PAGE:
Top 5 Birding Hotspots for Fall Migration
Visit these fall birding migration hotspots to view a vast number of bird species as they fly south before winter.
Each fall, millions of birds make their way from their breeding areas in the north to their wintering grounds farther south. Migration can be quite a spectacle to see and I encourage anyone interested in birding to visit one of these top 5 birding hotspots this fall.
1. Cape May, New Jersey
Cape May is one of the most famous birding hotspots in the United States. It can be a great place to go birding at any time of year but the fall is really spectacular. From hawks to warblers to waterfowl, Cape May has it all!
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2. Hawk Ridge, Minnesota
Although this might seem like an odd recommendation, the number of migrants that passes by this ridge is nothing short of incredible. Take a look at this list on eBird from September 1, 2015!
Check out the top birding hotspots to escape the winter months.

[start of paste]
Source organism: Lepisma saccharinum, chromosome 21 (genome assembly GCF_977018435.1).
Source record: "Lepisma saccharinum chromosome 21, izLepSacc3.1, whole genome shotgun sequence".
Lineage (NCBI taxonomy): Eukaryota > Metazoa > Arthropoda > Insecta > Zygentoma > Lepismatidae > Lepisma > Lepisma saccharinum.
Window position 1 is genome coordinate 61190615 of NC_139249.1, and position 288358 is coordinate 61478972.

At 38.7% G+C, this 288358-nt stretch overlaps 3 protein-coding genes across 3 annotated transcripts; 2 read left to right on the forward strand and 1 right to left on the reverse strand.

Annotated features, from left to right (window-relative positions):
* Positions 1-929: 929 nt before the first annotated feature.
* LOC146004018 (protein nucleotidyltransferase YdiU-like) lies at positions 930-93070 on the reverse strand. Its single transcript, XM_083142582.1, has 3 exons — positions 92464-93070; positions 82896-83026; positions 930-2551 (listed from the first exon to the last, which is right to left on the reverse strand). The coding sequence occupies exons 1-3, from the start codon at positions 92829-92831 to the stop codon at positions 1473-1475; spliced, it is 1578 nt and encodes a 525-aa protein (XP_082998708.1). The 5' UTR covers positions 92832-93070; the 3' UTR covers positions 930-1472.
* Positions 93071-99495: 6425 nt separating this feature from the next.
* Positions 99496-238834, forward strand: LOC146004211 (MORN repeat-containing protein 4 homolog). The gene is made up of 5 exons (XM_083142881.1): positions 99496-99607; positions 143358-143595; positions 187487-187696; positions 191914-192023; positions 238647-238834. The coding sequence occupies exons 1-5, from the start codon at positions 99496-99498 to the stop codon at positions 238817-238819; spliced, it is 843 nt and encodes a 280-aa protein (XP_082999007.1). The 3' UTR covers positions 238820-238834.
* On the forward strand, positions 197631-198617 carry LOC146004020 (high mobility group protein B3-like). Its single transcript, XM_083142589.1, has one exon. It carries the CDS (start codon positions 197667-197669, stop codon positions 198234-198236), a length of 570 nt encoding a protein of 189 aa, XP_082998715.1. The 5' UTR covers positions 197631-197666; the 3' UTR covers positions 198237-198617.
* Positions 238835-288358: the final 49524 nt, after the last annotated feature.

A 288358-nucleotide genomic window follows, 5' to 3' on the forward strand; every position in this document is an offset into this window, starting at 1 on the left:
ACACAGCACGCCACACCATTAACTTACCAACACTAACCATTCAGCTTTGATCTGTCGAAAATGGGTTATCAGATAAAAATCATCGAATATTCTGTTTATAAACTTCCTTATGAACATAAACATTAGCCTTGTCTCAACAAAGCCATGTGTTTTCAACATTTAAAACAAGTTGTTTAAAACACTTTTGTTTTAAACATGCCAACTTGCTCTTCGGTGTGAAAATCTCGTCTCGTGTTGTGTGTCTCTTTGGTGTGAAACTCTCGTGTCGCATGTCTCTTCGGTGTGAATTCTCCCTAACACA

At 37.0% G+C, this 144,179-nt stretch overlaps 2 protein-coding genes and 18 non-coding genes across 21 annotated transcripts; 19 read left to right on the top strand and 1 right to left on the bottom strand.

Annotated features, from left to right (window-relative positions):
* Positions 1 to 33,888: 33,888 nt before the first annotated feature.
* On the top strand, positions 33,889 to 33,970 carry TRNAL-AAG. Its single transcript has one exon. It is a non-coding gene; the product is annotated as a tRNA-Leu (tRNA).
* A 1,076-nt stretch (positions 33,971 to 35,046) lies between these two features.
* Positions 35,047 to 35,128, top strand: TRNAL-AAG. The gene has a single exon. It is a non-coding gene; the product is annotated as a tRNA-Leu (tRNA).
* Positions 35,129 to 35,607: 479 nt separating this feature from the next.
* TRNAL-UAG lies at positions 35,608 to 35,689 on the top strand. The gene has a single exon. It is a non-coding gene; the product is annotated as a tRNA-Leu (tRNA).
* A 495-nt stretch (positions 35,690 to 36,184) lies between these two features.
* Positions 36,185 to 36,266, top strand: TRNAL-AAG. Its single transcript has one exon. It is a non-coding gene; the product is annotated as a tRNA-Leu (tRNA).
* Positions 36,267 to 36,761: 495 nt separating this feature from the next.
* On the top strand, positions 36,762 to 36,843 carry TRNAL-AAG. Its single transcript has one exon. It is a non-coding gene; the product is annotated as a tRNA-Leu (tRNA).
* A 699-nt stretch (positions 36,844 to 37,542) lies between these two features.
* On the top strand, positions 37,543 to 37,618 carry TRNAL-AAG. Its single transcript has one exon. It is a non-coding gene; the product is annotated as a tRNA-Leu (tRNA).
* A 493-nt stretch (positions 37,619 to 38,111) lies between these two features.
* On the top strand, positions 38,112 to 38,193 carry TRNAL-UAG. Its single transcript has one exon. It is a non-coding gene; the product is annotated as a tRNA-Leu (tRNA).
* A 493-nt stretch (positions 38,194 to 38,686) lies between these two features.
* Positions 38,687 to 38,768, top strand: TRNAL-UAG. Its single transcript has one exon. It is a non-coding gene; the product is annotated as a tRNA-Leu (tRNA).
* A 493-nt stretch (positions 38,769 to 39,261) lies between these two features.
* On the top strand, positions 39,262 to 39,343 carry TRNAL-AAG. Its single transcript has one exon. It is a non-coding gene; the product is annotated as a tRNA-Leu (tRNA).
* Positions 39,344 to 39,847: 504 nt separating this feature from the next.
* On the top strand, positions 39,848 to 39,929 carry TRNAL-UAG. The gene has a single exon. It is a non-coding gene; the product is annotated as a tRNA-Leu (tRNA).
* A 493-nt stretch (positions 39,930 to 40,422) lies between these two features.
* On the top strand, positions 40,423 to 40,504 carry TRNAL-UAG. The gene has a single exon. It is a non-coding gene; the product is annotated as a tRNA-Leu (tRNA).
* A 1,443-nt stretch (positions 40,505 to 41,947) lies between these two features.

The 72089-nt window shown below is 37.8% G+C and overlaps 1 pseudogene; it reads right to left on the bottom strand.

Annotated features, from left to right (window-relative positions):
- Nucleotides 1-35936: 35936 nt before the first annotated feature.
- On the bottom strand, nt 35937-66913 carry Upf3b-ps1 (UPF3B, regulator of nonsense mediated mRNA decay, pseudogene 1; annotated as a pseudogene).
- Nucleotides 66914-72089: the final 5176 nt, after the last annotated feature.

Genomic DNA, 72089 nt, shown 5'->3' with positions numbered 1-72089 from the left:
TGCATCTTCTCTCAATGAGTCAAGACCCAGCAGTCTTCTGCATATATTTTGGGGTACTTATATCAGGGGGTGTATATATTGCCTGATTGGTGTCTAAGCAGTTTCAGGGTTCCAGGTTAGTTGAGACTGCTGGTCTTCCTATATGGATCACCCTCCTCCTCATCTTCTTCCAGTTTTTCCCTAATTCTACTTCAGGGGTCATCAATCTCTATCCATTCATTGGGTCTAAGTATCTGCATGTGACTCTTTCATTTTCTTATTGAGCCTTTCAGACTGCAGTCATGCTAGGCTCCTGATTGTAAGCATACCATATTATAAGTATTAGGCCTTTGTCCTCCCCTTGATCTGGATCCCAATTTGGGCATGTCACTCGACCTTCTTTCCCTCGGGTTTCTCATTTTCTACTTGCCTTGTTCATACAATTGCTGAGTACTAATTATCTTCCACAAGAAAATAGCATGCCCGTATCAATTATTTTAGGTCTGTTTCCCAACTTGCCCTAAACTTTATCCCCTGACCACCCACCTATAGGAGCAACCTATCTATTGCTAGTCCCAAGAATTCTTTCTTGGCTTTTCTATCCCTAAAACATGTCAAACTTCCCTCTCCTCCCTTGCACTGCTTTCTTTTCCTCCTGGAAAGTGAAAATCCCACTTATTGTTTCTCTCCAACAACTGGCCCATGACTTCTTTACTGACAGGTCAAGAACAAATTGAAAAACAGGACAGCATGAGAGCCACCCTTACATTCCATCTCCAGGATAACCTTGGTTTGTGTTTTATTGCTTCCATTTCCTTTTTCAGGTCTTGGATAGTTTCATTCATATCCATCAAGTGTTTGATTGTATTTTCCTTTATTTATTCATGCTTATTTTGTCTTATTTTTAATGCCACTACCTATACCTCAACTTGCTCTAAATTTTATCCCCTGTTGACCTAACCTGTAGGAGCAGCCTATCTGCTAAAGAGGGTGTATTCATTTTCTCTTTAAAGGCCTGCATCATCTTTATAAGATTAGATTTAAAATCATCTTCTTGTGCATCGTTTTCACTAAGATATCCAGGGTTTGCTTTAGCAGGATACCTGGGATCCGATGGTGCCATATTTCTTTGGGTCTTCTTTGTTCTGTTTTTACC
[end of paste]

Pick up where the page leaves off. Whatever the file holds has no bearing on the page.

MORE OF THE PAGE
3. Point Pelee, Ontario, Canada
Although Point Pelee is known as a spring birding hotspot, it’s also a wonderful place to be in the fall. Not nearly as many birders visit this location in the fall but there are just as many birds as during the spring.
4. Bosque del Apache NWR, New Mexico
Bosque del Apache National Wildlife Refuge is well-known for the huge numbers of waterfowl and cranes that arrive in early November. Consider attending the Festival of the Cranes that is held each year!
5. Sky Islands, Arizona
Birding in southeast Arizona is always fun and rewarding, but the Sky Islands make this due to the number of hummingbirds that can be seen here during the fall. If you spend enough time and visit enough hummingbird feeders, you could find up to 15 species! Learn more about the hummingbirds of southeast Arizona.
Bonus Hotspot: Monterey Pelagics, California
If you’re up for an adventure this fall, hop on one of the many pelagic birding trips that leave from Monterey. These trips take you out into the Pacific Ocean in search of seabirds that pass through this area by the thousands.